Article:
IL-23 is a heterodimeric cytokine composed of an IL-23-specific P19 subunit and a P40 subunit shared with IL-12. IL-23 responsive ILC3s participate in the pathogenesis of IBD. Ustekinumab, a monoclonal antibody that targets IL-12/IL-23p40, is effective at inducing and sustaining clinical remission in patients with CD, and has shown some evidence of efficacy in UC patients (132). Moreover, IL-23p19 inhibitors including risankizumab, brazikumab, and mirikizumab have been shown to be effective in patients with moderate-to-severe active CD (134, 135) or UC (136) in clinical studies. However, the influence of IL-23 blockade on ILC3s remains to be elucidated. Compared with placebo, brazikumab can significantly reduce the serum levels of IL-22, and CD patients with baseline serum IL-22 concentration ≥15.6 pg/ml are more likely to experience a clinical response or remission at week 8 following treatment with brazikumab compared with patients with low baseline IL-22 concentration (<15.6 pg/ml) (135).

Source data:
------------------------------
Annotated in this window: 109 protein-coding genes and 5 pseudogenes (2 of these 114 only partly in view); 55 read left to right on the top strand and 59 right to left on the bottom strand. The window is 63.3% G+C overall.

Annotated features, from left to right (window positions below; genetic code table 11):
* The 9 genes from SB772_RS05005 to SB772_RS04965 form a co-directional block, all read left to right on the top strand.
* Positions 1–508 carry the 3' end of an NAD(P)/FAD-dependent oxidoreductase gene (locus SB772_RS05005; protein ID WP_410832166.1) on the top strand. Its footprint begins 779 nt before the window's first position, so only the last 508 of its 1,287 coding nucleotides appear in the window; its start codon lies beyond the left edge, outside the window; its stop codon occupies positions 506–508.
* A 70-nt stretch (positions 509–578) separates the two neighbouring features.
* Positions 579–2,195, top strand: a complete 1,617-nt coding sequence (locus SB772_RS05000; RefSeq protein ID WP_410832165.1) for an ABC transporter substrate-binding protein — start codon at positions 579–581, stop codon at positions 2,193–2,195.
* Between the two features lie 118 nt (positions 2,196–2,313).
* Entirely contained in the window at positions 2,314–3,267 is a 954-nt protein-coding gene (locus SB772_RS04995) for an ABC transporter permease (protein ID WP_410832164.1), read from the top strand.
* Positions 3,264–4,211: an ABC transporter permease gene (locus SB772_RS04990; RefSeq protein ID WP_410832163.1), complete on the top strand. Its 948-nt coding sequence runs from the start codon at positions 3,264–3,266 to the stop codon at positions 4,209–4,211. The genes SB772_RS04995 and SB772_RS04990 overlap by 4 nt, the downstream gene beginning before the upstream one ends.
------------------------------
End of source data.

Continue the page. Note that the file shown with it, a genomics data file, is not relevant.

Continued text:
AHR activation may be a potential therapeutic strategy for the treatment of UC. The AHR pathway mediates crosstalk between particular metabolites in the environment and immune cells, which is important for gut barrier protection and mucosal immunity. I3C can prevent TNBS-induced colitis in mice primarily through inducing IL-22 production by ILC3s (137). Furthermore, fecal microbiota transplantation (FMT) and indigo naturalis (IN), a traditional herbal medicine used for UC, can attenuate DSS-induced colitis in mice by up-regulating the expression or activity of AHR (138, 139). Besides, FMT significantly modulates bacterial metabolism of tryptophan indicated by increased levels of indole-3-acetic acid, which is in line with AHR activation in the colon of recipient piglets (140). A randomized controlled clinical trial showed that 8-week treatment with IN was able to induce clinical responses and mucosal healing in patients with UC. However, the long-term administration of IN should be carefully considered in view of potential adverse effects (141). NPD-0414-2 and NPD-0414-24, novel chemical AHR ligands, up-regulate IL-22 and down-regulate IFN-γ transcripts in LPMCs from IBD patients in vitro, which can attenuate TNBS-induced colitis in mice with enhanced expression of IL-22 and reduced expression of IFN-γ in an AHR-dependent manner, without clinical signs of systemic toxicity (142). Of note, PY109, an AHR agonist that has physiochemical drug-likeness properties, ameliorates DSS-induced colitis in mice by promoting the expansion of ILC3s and γδ T cells and expression of IL-22 and IL-17 (143). Collectively, novel AHR agonists with good safety profiles may be effective therapeutic options for the treatment of UC.